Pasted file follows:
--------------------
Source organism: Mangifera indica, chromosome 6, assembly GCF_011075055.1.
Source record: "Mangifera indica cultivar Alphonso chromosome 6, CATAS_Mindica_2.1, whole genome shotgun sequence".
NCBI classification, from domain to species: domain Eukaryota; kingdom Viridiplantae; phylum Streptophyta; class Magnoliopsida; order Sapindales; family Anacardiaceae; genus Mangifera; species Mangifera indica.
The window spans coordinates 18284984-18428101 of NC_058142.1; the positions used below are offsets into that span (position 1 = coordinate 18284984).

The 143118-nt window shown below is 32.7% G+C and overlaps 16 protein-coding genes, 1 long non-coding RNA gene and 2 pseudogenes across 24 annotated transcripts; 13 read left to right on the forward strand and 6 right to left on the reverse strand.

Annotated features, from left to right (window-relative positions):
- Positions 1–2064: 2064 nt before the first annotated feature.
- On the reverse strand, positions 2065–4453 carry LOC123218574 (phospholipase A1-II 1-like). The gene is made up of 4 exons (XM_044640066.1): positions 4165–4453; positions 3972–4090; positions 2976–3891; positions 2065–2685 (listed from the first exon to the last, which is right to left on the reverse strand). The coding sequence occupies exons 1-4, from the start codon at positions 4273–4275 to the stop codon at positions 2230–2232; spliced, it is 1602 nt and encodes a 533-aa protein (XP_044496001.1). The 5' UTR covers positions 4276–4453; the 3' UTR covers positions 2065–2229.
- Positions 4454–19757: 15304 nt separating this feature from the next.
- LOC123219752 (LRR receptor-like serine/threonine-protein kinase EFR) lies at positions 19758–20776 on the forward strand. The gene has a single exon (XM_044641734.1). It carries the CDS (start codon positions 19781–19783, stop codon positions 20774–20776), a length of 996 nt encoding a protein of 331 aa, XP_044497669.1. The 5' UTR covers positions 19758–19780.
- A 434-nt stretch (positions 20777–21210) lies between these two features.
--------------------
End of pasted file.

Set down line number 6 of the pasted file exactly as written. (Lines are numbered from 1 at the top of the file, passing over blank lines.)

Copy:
Annotated features, from left to right (window-relative positions):